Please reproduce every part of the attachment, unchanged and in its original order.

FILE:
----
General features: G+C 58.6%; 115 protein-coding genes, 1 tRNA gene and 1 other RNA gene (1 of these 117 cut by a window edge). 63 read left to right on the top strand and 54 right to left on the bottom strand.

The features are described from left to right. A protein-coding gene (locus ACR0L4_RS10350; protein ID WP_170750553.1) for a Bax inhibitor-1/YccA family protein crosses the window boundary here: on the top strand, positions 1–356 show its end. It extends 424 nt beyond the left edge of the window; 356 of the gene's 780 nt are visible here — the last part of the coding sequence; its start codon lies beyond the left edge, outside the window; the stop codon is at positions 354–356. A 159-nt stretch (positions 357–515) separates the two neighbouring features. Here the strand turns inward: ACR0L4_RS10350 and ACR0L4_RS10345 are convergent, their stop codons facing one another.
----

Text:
General features: G+C 58.6%; 115 protein-coding genes, 1 tRNA gene and 1 other RNA gene (1 of these 117 cut by a window edge). 63 read left to right on the top strand and 54 right to left on the bottom strand.

The features are described from left to right. A protein-coding gene (locus ACR0L4_RS10350; protein ID WP_170750553.1) for a Bax inhibitor-1/YccA family protein crosses the window boundary here: on the top strand, positions 1–356 show its end. It extends 424 nt beyond the left edge of the window; 356 of the gene's 780 nt are visible here — the last part of the coding sequence; its start codon lies beyond the left edge, outside the window; the stop codon is at positions 354–356. A 159-nt stretch (positions 357–515) separates the two neighbouring features. Here the strand turns inward: ACR0L4_RS10350 and ACR0L4_RS10345 are convergent, their stop codons facing one another.